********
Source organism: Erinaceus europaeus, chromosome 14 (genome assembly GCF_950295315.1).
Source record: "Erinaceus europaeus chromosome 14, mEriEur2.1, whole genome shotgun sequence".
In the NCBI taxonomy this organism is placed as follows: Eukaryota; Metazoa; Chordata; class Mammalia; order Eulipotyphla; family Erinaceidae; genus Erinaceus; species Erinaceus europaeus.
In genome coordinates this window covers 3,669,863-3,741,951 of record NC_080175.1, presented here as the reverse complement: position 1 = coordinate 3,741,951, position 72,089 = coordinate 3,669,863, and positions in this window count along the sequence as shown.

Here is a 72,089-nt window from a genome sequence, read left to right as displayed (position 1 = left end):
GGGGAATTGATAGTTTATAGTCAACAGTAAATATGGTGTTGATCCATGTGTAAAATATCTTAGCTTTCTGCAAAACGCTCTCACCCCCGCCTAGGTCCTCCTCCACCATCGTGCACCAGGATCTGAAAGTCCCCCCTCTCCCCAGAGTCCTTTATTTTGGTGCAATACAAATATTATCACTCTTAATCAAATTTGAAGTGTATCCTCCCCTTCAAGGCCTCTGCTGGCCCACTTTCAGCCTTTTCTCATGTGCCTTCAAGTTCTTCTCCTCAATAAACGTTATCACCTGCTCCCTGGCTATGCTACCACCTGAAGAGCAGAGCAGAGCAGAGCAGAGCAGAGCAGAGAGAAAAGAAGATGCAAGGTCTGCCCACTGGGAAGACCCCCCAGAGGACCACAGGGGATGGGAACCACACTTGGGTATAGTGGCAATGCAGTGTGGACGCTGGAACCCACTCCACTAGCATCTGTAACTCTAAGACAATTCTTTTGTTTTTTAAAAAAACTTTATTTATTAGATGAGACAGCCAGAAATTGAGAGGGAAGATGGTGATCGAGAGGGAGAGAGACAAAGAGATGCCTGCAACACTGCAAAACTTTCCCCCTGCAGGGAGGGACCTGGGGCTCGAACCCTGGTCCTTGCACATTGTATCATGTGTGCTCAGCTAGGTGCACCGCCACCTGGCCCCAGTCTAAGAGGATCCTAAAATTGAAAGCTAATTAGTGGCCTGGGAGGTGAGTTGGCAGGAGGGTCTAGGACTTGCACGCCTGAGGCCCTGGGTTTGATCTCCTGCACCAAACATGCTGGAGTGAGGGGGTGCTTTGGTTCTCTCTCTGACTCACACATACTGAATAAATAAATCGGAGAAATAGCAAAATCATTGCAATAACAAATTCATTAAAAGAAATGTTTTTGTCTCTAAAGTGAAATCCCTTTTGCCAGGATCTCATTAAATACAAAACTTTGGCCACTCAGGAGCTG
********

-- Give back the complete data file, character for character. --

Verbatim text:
Source organism: Erinaceus europaeus, chromosome 14 (genome assembly GCF_950295315.1).
Source record: "Erinaceus europaeus chromosome 14, mEriEur2.1, whole genome shotgun sequence".
In the NCBI taxonomy this organism is placed as follows: Eukaryota; Metazoa; Chordata; class Mammalia; order Eulipotyphla; family Erinaceidae; genus Erinaceus; species Erinaceus europaeus.
In genome coordinates this window covers 3,669,863-3,741,951 of record NC_080175.1, presented here as the reverse complement: position 1 = coordinate 3,741,951, position 72,089 = coordinate 3,669,863, and positions in this window count along the sequence as shown.

Here is a 72,089-nt window from a genome sequence, read left to right as displayed (position 1 = left end):
GGGGAATTGATAGTTTATAGTCAACAGTAAATATGGTGTTGATCCATGTGTAAAATATCTTAGCTTTCTGCAAAACGCTCTCACCCCCGCCTAGGTCCTCCTCCACCATCGTGCACCAGGATCTGAAAGTCCCCCCTCTCCCCAGAGTCCTTTATTTTGGTGCAATACAAATATTATCACTCTTAATCAAATTTGAAGTGTATCCTCCCCTTCAAGGCCTCTGCTGGCCCACTTTCAGCCTTTTCTCATGTGCCTTCAAGTTCTTCTCCTCAATAAACGTTATCACCTGCTCCCTGGCTATGCTACCACCTGAAGAGCAGAGCAGAGCAGAGCAGAGCAGAGCAGAGAGAAAAGAAGATGCAAGGTCTGCCCACTGGGAAGACCCCCCAGAGGACCACAGGGGATGGGAACCACACTTGGGTATAGTGGCAATGCAGTGTGGACGCTGGAACCCACTCCACTAGCATCTGTAACTCTAAGACAATTCTTTTGTTTTTTAAAAAAACTTTATTTATTAGATGAGACAGCCAGAAATTGAGAGGGAAGATGGTGATCGAGAGGGAGAGAGACAAAGAGATGCCTGCAACACTGCAAAACTTTCCCCCTGCAGGGAGGGACCTGGGGCTCGAACCCTGGTCCTTGCACATTGTATCATGTGTGCTCAGCTAGGTGCACCGCCACCTGGCCCCAGTCTAAGAGGATCCTAAAATTGAAAGCTAATTAGTGGCCTGGGAGGTGAGTTGGCAGGAGGGTCTAGGACTTGCACGCCTGAGGCCCTGGGTTTGATCTCCTGCACCAAACATGCTGGAGTGAGGGGGTGCTTTGGTTCTCTCTCTGACTCACACATACTGAATAAATAAATCGGAGAAATAGCAAAATCATTGCAATAACAAATTCATTAAAAGAAATGTTTTTGTCTCTAAAGTGAAATCCCTTTTGCCAGGATCTCATTAAATACAAAACTTTGGCCACTCAGGAGCTG